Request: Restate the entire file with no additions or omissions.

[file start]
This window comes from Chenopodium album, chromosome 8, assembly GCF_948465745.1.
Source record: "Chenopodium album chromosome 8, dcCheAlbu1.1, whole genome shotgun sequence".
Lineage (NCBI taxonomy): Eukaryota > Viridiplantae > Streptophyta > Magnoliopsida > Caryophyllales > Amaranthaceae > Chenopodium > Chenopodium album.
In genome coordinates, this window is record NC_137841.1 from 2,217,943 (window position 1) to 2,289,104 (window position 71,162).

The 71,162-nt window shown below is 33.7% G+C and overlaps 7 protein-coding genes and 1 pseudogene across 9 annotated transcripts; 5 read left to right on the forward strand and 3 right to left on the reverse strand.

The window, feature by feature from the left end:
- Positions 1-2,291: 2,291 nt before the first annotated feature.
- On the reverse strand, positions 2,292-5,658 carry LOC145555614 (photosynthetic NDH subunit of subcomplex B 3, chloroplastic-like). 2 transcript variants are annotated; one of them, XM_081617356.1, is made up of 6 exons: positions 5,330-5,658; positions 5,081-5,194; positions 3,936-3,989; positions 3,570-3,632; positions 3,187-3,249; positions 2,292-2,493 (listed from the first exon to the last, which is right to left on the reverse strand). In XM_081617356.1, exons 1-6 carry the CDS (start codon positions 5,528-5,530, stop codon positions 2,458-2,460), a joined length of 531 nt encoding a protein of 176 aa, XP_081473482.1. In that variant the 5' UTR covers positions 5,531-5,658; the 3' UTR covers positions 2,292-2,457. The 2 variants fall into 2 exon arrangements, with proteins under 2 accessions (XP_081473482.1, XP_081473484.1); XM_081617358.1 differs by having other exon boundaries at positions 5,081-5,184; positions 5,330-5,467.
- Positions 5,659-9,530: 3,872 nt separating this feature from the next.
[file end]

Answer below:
This window comes from Chenopodium album, chromosome 8, assembly GCF_948465745.1.
Source record: "Chenopodium album chromosome 8, dcCheAlbu1.1, whole genome shotgun sequence".
Lineage (NCBI taxonomy): Eukaryota > Viridiplantae > Streptophyta > Magnoliopsida > Caryophyllales > Amaranthaceae > Chenopodium > Chenopodium album.
In genome coordinates, this window is record NC_137841.1 from 2,217,943 (window position 1) to 2,289,104 (window position 71,162).

The 71,162-nt window shown below is 33.7% G+C and overlaps 7 protein-coding genes and 1 pseudogene across 9 annotated transcripts; 5 read left to right on the forward strand and 3 right to left on the reverse strand.

The window, feature by feature from the left end:
- Positions 1-2,291: 2,291 nt before the first annotated feature.
- On the reverse strand, positions 2,292-5,658 carry LOC145555614 (photosynthetic NDH subunit of subcomplex B 3, chloroplastic-like). 2 transcript variants are annotated; one of them, XM_081617356.1, is made up of 6 exons: positions 5,330-5,658; positions 5,081-5,194; positions 3,936-3,989; positions 3,570-3,632; positions 3,187-3,249; positions 2,292-2,493 (listed from the first exon to the last, which is right to left on the reverse strand). In XM_081617356.1, exons 1-6 carry the CDS (start codon positions 5,528-5,530, stop codon positions 2,458-2,460), a joined length of 531 nt encoding a protein of 176 aa, XP_081473482.1. In that variant the 5' UTR covers positions 5,531-5,658; the 3' UTR covers positions 2,292-2,457. The 2 variants fall into 2 exon arrangements, with proteins under 2 accessions (XP_081473482.1, XP_081473484.1); XM_081617358.1 differs by having other exon boundaries at positions 5,081-5,184; positions 5,330-5,467.
- Positions 5,659-9,530: 3,872 nt separating this feature from the next.